Choosing the Right Food Neutraceuticals to Help Medical Conditions

Author Richard Firshein suggests there are many food neutraceuticals to help medical conditions, many of these ailments can be prevented or treated with dietary changes and a core group of neutraceuticals.


| December 2000/January 2001



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Firshein cautions, too, against plunging into the world of natural remedies before seeking the advice of a physician.


PHOTO: M. KRASOWITZ/FPG

Many physical ailments can be prevented or treated with food neutraceuticals to help medical conditions. 

According to Richard Firshein, D.O., author of The Neutraceutical Revolution (Putnam 1998), many of the ailments from which we suffer today including fatigue, asthma, diabetes and cancer can be prevented or treated with food neutraceuticals to help medical conditions such as dietary changes and a core group of neutraceuticals. "There may be components of foods that prevent certain conditions and are useful in treating certain conditions," he says. "There are a number of issues which I think are very common and that people are concerned about, and there are supplements that I find to be most beneficial."

When shopping for supplements, it may be tempting to go for a bargain, but Firshein advises against cutting corners. "You get what you pay for. I recommend people stick with tried-and-true brands or get them from trusted sources, because there still is not the kind of standardization of supplements that will make it easy for people to make that decision."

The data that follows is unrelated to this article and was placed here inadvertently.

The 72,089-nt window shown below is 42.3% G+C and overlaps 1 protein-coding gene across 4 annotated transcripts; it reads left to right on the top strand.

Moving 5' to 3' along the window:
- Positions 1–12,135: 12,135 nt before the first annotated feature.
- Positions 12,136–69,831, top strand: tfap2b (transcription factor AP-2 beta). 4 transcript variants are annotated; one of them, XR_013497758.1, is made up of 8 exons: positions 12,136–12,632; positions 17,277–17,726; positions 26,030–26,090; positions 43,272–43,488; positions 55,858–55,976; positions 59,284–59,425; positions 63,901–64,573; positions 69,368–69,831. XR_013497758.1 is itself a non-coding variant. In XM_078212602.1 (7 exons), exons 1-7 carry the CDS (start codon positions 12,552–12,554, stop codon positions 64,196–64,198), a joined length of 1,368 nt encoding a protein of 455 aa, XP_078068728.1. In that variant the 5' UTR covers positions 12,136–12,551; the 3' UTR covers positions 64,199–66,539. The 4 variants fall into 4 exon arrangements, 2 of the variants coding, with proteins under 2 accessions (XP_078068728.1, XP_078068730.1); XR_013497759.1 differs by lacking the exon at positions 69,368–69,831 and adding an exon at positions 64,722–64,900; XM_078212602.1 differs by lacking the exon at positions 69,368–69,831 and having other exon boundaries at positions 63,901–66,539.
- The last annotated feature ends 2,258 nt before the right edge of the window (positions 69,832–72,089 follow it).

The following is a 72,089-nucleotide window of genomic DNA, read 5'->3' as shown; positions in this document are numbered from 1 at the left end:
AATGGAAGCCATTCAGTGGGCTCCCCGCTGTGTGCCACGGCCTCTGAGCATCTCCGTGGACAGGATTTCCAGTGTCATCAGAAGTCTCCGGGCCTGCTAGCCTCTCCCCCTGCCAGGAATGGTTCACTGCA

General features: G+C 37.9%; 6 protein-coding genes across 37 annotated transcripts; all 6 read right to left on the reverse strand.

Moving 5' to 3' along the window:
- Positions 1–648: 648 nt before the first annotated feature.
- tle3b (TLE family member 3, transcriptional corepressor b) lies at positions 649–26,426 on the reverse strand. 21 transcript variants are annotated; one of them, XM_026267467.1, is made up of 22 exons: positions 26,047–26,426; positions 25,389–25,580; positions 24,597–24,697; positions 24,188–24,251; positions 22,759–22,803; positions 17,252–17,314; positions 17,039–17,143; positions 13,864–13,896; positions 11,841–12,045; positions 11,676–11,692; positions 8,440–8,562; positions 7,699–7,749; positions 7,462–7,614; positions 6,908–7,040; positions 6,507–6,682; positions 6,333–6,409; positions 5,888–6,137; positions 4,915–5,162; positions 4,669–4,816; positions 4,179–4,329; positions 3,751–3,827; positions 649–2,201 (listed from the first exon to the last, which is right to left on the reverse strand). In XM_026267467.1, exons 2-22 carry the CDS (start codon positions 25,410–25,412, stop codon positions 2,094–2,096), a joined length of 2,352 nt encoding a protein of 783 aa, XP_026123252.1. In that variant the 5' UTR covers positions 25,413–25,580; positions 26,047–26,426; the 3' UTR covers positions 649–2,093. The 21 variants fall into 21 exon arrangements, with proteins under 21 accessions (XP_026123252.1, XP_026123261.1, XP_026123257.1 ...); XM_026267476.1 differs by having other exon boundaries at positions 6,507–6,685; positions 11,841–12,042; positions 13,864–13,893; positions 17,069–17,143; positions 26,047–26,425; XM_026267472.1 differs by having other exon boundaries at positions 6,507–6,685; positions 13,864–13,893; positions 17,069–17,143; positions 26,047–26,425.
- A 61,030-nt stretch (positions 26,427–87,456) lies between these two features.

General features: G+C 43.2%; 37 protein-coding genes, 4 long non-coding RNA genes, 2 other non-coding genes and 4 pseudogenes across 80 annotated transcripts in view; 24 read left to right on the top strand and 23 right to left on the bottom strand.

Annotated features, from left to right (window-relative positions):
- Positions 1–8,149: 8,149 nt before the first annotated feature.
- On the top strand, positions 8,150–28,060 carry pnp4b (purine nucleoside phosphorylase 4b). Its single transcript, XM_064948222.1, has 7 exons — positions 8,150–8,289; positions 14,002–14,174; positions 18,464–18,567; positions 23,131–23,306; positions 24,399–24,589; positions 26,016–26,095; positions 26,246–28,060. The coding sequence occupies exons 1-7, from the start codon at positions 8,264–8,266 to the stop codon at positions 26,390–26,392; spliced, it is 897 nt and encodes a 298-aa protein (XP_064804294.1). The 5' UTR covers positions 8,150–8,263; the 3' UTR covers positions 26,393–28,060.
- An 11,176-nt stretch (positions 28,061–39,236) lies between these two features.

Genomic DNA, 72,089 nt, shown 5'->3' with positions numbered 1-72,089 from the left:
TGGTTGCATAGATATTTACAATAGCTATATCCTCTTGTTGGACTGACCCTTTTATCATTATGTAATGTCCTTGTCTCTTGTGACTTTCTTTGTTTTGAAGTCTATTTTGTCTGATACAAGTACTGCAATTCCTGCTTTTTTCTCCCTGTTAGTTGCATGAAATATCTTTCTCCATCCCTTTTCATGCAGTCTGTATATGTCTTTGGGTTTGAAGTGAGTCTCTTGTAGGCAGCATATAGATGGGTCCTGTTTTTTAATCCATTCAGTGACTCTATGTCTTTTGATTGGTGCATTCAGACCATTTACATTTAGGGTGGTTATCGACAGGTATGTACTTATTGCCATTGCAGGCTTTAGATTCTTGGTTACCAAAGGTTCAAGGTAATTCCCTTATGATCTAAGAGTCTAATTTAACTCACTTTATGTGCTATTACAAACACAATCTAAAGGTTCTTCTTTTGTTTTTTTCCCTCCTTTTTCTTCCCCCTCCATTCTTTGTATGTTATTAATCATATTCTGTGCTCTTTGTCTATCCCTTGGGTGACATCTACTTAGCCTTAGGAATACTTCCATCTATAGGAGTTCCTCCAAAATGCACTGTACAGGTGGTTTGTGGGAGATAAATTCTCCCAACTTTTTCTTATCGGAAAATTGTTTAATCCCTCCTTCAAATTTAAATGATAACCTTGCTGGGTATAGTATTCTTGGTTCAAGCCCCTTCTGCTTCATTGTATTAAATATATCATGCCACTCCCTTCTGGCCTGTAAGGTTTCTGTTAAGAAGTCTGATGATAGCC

Firshein cautions, too, against plunging into the world of natural remedies before seeking the advice of a physician. "There's no guarantee that if they talk to their doctor, their doctor's going to be familiar with all of these nutrients," he says. "But at least they can get a sense of the relative risks of taking a supplement or of not taking a particular treatment."

• A favorite among cardiologists, vitamin E is linked to a reduced risk of heart and cardiovascular disease. This vitamin works as an antioxidant, which eliminates free radicals, highly unstable molecules that wreak havoc in the body by attacking cell membranes. Vitamin E is found in nuts, seeds, whole grains, vegetable oils, egg yolks and leafy greens. For general health, 200-400 IU are recommended. Since the body has an easier time absorbing vitamin E from natural rather than synthetic supplements, look for those labeled d-alpha-tocopherol, as opposed to dl-alpha-tocopherol. Do not take vitamin E if you are on blood-thinning medication or take aspirin daily.

Fatigue is a common complaint that can be blamed on stress, depression or a simple lack of sleep. Once your doctor rules out organic causes, such as a thyroid disease or adrenal insufficiency, there are a number of remedies for this ailment. The amino acid tyrosine, found in dairy and poultry, can help to restore the brain's levels of norepinephrine, a neurotransmitter that can be depleted by stress. Tyrosine





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